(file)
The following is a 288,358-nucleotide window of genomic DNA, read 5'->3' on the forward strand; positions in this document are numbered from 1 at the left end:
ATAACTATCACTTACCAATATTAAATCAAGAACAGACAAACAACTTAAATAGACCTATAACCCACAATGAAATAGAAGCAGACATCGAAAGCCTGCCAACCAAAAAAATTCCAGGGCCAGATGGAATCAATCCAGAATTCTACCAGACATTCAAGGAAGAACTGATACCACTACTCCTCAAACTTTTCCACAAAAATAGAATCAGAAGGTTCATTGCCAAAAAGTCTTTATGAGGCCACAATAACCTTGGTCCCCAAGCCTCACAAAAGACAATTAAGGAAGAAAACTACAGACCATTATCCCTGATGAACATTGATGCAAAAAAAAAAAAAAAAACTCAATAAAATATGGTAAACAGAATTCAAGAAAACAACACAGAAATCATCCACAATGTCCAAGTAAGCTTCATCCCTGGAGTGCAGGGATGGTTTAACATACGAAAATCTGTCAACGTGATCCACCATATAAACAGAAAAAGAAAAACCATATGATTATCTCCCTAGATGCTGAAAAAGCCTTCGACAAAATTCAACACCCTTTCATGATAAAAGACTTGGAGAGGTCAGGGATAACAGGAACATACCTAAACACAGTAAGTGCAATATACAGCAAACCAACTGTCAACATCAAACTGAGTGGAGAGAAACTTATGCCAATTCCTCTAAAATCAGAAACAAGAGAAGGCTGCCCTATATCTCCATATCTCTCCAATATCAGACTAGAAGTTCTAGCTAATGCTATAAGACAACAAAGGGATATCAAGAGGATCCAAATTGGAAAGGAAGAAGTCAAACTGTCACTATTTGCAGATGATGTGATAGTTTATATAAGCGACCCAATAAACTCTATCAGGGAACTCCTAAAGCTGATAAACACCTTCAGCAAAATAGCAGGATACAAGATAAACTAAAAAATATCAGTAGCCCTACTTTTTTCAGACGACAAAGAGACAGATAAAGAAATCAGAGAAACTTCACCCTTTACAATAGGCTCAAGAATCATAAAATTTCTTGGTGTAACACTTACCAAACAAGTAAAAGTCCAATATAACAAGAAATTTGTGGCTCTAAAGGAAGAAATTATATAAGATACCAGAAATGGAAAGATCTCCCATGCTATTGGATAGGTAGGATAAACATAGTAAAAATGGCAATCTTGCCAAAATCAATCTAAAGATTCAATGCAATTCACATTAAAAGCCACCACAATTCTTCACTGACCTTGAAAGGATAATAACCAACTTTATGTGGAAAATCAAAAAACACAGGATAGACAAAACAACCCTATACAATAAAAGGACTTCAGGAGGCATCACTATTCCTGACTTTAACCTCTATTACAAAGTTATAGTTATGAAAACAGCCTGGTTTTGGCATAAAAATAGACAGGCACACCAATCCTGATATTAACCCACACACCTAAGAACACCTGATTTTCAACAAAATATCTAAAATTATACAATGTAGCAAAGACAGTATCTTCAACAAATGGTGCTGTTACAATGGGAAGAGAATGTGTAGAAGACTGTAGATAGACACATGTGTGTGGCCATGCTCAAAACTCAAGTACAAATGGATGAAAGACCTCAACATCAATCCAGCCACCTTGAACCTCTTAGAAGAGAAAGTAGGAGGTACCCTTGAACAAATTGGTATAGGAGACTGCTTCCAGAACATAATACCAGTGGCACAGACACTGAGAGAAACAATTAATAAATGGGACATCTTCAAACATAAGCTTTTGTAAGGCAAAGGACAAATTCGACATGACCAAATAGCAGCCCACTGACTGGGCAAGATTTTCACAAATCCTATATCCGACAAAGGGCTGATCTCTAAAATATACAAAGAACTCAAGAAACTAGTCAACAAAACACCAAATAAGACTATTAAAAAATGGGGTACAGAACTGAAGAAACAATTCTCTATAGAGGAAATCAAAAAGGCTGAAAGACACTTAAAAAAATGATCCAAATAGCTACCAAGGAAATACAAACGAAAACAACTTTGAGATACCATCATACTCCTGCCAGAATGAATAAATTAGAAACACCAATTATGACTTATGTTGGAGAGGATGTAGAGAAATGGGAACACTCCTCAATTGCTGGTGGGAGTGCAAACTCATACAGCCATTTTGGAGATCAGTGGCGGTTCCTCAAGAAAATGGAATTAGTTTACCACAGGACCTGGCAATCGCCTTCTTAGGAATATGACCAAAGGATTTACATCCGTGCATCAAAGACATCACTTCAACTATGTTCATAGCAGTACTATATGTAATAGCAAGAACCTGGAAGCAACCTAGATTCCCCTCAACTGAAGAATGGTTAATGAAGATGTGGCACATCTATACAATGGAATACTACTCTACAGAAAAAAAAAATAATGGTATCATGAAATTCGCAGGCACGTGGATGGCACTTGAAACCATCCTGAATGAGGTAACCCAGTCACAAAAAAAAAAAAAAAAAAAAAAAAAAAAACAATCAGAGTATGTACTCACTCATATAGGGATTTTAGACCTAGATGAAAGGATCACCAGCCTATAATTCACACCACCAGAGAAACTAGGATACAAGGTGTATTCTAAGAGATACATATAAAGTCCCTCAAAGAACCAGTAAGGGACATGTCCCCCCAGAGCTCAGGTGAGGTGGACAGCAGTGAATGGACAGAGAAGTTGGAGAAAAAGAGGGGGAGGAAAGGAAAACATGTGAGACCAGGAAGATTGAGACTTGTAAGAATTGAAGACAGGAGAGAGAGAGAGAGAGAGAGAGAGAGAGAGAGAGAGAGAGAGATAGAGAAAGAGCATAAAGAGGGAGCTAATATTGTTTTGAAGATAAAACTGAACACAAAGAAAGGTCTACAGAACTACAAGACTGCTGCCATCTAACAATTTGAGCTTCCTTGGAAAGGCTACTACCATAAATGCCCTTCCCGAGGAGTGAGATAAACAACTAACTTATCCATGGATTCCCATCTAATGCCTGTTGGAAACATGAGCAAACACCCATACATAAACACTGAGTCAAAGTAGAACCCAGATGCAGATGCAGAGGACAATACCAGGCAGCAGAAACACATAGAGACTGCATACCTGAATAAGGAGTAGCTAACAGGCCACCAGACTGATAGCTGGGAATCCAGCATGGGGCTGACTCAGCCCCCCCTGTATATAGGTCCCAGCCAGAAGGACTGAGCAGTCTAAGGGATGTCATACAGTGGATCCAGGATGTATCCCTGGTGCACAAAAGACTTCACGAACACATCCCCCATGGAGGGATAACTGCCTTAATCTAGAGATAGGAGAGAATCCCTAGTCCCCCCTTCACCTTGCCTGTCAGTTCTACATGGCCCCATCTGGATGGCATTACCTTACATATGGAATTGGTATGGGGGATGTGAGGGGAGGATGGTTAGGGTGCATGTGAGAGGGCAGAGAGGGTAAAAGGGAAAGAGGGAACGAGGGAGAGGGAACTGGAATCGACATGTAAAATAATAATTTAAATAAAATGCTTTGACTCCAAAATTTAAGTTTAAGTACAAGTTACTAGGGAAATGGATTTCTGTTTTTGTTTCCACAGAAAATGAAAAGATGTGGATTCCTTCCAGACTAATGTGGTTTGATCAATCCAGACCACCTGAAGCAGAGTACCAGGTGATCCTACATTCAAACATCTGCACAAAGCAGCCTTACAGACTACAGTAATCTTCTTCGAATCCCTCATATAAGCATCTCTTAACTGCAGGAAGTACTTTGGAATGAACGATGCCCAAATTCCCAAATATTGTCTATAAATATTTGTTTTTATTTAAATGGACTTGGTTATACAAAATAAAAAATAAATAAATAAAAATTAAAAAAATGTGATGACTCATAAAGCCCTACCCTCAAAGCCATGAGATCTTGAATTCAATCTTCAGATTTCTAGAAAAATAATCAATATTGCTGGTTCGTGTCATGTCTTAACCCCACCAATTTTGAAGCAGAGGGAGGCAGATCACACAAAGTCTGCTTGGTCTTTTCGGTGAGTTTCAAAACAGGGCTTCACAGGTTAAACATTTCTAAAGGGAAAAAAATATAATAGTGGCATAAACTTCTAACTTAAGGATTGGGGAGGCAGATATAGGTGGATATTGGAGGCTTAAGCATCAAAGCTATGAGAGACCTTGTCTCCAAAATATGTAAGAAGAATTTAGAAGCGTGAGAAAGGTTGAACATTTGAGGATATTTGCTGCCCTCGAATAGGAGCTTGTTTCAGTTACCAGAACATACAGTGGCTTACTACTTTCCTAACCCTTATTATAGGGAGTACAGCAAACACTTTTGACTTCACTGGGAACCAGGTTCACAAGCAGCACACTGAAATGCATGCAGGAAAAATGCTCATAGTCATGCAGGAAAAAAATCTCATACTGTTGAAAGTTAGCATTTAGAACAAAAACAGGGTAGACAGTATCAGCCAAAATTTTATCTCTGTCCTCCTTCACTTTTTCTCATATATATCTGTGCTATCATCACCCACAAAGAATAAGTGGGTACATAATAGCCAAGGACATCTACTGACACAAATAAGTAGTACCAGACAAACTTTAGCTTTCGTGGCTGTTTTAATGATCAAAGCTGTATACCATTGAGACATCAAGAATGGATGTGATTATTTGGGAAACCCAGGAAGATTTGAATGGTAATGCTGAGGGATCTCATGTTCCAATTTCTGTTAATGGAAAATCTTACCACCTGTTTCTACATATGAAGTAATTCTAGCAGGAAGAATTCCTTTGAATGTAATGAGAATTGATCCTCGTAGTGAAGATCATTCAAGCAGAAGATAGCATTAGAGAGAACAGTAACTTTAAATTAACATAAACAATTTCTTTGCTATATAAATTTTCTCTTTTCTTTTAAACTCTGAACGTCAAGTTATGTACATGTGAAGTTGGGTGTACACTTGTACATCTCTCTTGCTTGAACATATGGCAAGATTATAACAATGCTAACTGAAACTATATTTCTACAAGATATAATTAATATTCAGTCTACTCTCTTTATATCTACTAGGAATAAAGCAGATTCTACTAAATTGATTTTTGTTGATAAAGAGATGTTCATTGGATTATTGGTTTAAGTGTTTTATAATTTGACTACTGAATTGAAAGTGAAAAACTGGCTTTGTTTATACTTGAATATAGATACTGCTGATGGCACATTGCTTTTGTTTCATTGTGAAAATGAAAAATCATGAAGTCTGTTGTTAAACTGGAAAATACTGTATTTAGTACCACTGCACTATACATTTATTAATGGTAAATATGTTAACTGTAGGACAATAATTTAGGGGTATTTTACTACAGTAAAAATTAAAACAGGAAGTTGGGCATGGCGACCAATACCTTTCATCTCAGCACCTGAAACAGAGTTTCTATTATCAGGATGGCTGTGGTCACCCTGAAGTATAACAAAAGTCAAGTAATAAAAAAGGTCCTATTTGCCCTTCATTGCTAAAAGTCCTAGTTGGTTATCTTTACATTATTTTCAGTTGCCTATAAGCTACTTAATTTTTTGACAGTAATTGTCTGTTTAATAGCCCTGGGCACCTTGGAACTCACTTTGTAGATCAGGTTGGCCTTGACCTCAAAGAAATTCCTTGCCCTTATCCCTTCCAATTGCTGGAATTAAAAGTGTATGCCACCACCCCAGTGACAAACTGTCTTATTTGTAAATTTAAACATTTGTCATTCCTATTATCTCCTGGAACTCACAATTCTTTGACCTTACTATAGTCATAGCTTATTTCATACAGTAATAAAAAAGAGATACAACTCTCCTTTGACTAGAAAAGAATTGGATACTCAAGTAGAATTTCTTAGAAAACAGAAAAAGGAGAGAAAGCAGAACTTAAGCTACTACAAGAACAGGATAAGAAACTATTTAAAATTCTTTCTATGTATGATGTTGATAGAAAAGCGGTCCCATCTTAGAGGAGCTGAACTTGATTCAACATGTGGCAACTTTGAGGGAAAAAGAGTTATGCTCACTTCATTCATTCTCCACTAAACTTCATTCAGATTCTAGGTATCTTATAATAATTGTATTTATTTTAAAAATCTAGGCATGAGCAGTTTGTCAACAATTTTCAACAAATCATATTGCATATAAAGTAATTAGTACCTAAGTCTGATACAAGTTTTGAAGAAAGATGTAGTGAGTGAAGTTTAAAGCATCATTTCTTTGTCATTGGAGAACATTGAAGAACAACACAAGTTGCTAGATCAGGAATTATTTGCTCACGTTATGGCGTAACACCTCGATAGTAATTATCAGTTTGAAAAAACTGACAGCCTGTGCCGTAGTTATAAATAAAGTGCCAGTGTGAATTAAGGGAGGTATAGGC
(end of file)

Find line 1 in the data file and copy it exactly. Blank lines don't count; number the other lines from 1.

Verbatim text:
The following is a 288,358-nucleotide window of genomic DNA, read 5'->3' on the forward strand; positions in this document are numbered from 1 at the left end: